What is HTML5 Application Cache (AppCache)? Is it different from the normal Browser Cache?


HTML5 Application Cache

HTML5 provides Application Cache (AppCache), which means that a web application is cached, and accessible without an internet connection. The new HTML5 specification allows browsers to prefetch some or all of a website assets such as HTML files, images, CSS, JavaScript, etc, while the client is connected. It is not necessary for the user to have accessed this content previously, for fetching this content. In other words, application cache can prefetch pages that have not been visited at all and are thereby unavailable in the regular browser cache. Prefetching files can speed up the site's performance, though you are of course using bandwidth to download those files initially.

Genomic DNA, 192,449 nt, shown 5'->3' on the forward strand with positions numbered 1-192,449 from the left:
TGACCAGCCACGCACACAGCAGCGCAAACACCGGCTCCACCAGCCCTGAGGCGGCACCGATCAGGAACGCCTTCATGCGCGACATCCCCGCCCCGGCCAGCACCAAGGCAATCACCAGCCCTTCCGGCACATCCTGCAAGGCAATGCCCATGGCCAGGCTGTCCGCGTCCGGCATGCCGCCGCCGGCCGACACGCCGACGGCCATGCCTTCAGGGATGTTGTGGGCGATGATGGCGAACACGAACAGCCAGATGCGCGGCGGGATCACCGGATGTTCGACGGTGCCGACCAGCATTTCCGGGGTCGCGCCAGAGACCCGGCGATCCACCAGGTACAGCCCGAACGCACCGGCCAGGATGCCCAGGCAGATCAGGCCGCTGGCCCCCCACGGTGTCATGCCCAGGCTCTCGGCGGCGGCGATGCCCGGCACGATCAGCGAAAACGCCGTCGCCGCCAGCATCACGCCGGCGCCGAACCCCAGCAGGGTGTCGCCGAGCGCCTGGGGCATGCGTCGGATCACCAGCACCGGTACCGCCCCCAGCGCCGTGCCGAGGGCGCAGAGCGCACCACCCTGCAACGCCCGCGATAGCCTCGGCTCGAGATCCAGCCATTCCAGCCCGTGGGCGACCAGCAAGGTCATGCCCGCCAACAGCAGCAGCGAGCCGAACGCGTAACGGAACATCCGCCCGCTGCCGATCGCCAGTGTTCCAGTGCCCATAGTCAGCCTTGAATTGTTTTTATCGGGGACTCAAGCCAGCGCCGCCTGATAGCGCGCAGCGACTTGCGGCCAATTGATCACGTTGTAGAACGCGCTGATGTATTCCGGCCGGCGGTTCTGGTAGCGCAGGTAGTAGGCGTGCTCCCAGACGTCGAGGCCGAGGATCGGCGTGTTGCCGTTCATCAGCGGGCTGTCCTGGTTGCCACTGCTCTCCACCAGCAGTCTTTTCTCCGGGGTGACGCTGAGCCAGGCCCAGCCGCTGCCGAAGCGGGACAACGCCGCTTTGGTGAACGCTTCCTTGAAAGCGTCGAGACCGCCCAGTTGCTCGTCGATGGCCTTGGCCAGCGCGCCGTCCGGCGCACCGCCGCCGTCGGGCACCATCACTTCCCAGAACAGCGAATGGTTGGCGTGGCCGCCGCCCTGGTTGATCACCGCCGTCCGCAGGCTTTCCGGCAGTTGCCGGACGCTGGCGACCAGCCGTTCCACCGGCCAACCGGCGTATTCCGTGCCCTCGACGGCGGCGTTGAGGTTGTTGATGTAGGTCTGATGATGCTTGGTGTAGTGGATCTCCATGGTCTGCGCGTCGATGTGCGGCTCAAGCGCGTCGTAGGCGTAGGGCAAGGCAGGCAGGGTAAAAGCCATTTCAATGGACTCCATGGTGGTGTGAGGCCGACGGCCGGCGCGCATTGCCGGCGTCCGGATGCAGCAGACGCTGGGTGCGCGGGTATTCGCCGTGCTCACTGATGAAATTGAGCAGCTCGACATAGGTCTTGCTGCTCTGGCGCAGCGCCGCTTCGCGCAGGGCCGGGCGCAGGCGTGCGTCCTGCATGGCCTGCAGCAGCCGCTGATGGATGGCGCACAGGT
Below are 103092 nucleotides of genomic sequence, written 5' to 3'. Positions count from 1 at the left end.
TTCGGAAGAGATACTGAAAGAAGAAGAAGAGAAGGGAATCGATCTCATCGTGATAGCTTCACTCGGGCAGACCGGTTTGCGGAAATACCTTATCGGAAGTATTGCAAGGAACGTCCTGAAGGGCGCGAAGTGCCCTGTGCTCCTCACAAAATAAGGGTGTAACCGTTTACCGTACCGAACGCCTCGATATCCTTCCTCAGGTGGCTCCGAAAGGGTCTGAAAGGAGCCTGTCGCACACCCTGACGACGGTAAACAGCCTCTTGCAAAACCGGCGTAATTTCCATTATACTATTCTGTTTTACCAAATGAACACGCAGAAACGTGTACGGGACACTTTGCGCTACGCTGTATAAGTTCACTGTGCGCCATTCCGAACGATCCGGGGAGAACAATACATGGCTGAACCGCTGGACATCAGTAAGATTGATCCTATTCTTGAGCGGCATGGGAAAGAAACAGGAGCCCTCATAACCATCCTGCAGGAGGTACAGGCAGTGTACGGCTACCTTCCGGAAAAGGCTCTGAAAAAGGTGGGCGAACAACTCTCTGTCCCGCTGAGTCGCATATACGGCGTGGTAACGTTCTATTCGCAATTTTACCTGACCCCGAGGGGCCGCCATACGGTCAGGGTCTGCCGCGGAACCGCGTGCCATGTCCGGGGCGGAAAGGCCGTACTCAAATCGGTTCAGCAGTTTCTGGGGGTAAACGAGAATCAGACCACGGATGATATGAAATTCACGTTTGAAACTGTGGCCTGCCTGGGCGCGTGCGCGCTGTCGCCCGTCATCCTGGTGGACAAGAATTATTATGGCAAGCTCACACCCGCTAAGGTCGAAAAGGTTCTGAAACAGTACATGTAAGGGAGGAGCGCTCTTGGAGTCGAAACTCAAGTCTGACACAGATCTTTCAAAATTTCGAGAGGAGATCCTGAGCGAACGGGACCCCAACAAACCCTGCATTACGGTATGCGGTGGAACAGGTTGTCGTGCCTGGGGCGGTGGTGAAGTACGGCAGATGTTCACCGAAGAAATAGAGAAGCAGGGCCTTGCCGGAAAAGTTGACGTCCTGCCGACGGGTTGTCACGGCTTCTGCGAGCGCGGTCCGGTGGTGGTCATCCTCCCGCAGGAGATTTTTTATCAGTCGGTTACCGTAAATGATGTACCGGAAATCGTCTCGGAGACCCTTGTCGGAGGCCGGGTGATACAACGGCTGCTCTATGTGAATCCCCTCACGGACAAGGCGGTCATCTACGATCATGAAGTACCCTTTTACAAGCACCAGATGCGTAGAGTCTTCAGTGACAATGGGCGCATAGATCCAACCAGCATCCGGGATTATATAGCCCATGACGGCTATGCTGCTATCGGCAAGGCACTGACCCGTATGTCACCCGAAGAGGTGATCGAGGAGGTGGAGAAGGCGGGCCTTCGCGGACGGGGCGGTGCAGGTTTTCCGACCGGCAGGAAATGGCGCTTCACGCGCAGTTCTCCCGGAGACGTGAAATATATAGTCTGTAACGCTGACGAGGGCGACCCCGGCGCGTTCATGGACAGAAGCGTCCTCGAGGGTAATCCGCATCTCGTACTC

Application cache gives an application three advantages:

  • Offline browsing - users can use the application when they're offline
  • Speed - cached resources load faster
  • Reduced server load - browser will only download updated/changed resources from the server

Browser Cache

Internet browsers use caching to store HTML web pages by storing a copy of visited pages and then using that copy to render when you re-visit that page. If the date on the page is the same date as the previously stored copy, then the computer uses the one on your hard drive rather than re-downloading it from the internet.


AppCache is specifically designed to allow web apps (and web sites) to be made available offline, though the same speed benefits which the normal browser cache provides, when the user is online, are also provided by AppCache.

The key difference with the browser cache is that you can specify all the assets the browser should cache in a manifest file (conceivably your entire site) whereas the browser cache will only store the pages (and associated assets) you have actually visited.

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